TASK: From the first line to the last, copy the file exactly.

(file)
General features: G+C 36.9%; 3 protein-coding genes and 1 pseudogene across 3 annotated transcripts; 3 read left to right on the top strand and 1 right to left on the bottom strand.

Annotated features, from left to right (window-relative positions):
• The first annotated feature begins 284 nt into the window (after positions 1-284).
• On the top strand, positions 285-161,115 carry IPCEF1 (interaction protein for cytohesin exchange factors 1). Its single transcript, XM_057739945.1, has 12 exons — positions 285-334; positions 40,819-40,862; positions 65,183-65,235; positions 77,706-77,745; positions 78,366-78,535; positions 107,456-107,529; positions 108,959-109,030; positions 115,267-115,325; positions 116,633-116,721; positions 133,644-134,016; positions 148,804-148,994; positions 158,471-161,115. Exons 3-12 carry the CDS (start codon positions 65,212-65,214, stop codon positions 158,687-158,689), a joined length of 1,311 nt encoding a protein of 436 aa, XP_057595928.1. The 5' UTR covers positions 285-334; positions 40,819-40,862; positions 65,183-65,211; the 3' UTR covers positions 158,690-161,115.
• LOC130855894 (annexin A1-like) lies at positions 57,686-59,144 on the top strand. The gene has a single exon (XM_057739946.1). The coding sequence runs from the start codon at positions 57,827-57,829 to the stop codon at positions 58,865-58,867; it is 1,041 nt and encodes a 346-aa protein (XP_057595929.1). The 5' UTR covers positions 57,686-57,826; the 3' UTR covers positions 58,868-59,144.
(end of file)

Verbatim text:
General features: G+C 36.9%; 3 protein-coding genes and 1 pseudogene across 3 annotated transcripts; 3 read left to right on the top strand and 1 right to left on the bottom strand.

Annotated features, from left to right (window-relative positions):
• The first annotated feature begins 284 nt into the window (after positions 1-284).
• On the top strand, positions 285-161,115 carry IPCEF1 (interaction protein for cytohesin exchange factors 1). Its single transcript, XM_057739945.1, has 12 exons — positions 285-334; positions 40,819-40,862; positions 65,183-65,235; positions 77,706-77,745; positions 78,366-78,535; positions 107,456-107,529; positions 108,959-109,030; positions 115,267-115,325; positions 116,633-116,721; positions 133,644-134,016; positions 148,804-148,994; positions 158,471-161,115. Exons 3-12 carry the CDS (start codon positions 65,212-65,214, stop codon positions 158,687-158,689), a joined length of 1,311 nt encoding a protein of 436 aa, XP_057595928.1. The 5' UTR covers positions 285-334; positions 40,819-40,862; positions 65,183-65,211; the 3' UTR covers positions 158,690-161,115.
• LOC130855894 (annexin A1-like) lies at positions 57,686-59,144 on the top strand. The gene has a single exon (XM_057739946.1). The coding sequence runs from the start codon at positions 57,827-57,829 to the stop codon at positions 58,865-58,867; it is 1,041 nt and encodes a 346-aa protein (XP_057595929.1). The 5' UTR covers positions 57,686-57,826; the 3' UTR covers positions 58,868-59,144.